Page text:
BSP OKs liquidity risk rules for Islamic banks, IBUs


The Bangko Sentral ng Pilipinas (BSP) has issued the guidelines on the management of liquidity risk by Islamic banks and Islamic banking units (IBUs) to attract investments and consumer interests in Islamic banking and finance.

The Monetary Board approved Circular No. 1116, which the BSP said is based on the existing liquidity risk management framework followed by conventional banks, plus additional provisions for the “specificities” of Islamic banking.

“The aim is to create an enabling environment that will allow Islamic banks to operate alongside the conventional banks under the same regulatory approach, taking into consideration the unique features of Islamic financial activities/transactions,” the BSP said in a statement.

The newly-issued guidelines put emphasis on the Shari’ah compliance in liquidity risk management. This also includes the choice of instruments/tools to mitigate liquidity risk.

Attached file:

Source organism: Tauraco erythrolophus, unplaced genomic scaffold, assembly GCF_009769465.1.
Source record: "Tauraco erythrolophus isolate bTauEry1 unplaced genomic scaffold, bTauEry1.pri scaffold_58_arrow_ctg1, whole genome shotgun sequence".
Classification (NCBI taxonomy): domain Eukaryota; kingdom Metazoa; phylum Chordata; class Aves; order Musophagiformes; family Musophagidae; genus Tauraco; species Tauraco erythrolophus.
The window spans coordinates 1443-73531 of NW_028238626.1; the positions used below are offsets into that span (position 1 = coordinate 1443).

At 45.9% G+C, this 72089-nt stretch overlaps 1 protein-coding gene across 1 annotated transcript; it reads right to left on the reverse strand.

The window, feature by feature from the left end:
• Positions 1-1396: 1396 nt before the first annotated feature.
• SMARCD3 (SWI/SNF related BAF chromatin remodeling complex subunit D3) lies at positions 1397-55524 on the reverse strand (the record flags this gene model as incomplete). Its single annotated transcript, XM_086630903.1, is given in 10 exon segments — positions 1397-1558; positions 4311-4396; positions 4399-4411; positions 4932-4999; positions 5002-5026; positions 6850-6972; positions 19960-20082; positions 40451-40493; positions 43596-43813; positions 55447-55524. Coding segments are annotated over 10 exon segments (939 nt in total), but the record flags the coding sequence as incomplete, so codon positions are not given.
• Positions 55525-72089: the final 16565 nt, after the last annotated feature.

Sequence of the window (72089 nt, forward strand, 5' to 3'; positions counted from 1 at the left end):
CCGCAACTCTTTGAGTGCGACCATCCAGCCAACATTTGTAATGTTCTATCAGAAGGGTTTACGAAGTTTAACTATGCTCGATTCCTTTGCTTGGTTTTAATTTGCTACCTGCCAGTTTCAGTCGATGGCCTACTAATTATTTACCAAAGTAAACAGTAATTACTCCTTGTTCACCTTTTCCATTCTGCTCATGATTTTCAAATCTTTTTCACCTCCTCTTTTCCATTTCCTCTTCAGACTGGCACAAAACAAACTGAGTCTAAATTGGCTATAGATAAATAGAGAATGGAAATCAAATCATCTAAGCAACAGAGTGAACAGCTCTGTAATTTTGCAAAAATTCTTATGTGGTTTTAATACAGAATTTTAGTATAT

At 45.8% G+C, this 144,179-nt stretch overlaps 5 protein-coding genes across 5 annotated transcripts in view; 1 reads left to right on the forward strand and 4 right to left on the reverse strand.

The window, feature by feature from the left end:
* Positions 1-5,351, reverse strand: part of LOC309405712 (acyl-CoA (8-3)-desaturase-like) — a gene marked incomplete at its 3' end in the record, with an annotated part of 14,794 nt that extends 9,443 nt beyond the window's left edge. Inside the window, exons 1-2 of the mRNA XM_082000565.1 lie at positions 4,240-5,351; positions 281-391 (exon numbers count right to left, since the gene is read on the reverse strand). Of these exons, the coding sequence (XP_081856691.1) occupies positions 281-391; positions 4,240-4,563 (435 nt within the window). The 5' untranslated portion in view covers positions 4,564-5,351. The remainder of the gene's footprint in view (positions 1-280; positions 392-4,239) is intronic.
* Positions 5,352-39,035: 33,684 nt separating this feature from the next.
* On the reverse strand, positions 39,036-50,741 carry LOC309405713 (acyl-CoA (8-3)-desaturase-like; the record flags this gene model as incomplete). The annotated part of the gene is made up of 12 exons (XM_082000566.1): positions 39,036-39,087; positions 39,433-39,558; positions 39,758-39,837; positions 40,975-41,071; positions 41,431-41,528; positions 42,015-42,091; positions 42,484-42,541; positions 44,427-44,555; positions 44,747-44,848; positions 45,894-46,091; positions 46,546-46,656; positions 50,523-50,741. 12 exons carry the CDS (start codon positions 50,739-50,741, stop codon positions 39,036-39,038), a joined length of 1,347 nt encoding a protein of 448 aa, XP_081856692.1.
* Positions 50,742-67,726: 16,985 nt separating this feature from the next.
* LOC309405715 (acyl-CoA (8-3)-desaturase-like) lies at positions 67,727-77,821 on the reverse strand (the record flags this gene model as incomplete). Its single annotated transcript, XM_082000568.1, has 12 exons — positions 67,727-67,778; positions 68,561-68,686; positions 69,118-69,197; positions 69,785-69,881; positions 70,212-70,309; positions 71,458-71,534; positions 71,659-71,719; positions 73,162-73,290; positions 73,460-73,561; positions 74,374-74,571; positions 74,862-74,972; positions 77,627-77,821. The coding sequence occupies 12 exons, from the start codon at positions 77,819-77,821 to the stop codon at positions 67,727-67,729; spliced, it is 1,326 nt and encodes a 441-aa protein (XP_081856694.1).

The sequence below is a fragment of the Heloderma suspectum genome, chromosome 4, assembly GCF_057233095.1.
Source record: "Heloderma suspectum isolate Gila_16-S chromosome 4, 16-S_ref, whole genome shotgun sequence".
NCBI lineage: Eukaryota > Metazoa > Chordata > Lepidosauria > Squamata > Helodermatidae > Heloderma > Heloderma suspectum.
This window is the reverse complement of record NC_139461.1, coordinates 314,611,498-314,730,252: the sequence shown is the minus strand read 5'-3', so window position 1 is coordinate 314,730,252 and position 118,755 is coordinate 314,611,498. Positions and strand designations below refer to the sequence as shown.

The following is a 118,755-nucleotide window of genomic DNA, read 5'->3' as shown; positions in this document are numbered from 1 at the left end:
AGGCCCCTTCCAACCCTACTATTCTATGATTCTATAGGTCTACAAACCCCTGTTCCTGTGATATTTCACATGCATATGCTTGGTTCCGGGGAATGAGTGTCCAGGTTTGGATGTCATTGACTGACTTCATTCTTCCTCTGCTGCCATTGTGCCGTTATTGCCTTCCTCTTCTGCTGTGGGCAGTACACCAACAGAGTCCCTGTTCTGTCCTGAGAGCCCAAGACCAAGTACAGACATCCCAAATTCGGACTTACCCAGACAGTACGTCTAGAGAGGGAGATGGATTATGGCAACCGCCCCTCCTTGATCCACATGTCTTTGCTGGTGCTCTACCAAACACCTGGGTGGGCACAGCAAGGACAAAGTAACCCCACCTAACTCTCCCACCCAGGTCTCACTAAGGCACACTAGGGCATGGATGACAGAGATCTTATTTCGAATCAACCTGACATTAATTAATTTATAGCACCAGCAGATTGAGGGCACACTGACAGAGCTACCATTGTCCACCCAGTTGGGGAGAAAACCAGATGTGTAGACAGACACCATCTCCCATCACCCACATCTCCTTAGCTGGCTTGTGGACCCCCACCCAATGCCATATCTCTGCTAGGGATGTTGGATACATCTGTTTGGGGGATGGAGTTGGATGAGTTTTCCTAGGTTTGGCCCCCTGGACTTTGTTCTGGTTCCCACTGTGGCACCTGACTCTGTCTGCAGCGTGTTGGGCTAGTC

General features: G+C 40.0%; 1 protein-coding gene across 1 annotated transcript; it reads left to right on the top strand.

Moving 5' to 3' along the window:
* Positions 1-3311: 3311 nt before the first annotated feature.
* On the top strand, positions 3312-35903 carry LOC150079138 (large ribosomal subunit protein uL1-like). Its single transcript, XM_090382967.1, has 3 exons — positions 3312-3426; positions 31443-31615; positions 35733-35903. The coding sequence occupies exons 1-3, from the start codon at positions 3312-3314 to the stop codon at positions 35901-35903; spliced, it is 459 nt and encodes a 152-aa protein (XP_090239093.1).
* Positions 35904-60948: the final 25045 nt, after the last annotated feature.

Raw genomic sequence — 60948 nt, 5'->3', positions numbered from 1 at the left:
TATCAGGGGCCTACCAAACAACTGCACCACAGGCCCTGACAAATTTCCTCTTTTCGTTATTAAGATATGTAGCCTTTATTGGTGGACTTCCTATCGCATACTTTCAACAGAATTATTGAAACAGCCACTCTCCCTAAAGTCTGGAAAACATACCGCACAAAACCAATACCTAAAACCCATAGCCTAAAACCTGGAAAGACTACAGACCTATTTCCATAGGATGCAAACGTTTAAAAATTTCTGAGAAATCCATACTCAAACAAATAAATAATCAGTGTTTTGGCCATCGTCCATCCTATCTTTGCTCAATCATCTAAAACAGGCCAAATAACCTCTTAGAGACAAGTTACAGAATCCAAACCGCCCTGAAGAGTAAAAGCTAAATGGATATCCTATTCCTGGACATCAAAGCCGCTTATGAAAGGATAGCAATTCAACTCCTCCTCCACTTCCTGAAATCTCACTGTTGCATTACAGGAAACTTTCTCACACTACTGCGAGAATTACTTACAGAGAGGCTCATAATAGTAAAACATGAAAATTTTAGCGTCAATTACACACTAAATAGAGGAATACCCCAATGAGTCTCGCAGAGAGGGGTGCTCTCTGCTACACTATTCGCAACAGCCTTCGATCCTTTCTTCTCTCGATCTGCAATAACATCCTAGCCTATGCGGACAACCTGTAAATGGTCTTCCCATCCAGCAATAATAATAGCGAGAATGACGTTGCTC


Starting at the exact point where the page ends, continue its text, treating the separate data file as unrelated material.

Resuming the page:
“It also provides guidance on the treatment of Islamic banking accounts such as profit and loss sharing investment accounts,” said the BSP. The circular has a provision for an observation period which is until December 31, 2024.

The BSP said this should be enough time for for Islamic banks and IBUs to “familiarize and strategize on the choice of liquidity tools to mitigate risks arising from their business activities.”

During this period, Islamic banks and IBUs will have to submit quarterly reports to the BSP while “continuous dialogue/discussion with industry players shall be held to assess their readiness for the implementation of the (BSP) Circular by January 1, 2025.”

In applying liquidity risk management, the BSP wants Islamic banks and IBUs to apply Shari’ah-compliant instruments and to not assume that these are identical to those of conventional banks.

Shari’ah, which defines a set of rules and the lslamic financial system, refers to the practical divine law deduced from its legitimate sources such as the Qur’an, Sunnah, consensus of Muslim scholars, analogical sources of lslamic law.

An IBU however, in applying liquidity standards and the liquidity coverage ratio or LCR need not have a separate one as part of a report, unless Islamic banking is a major part or activity of the bank.

Islamic banking is considered a “significant activity” of the bank if the aggregate liabilities of the IBU represents at least five percent of the bank’s total liabilities as of measurement date, the BSP said.—Manila Bulletin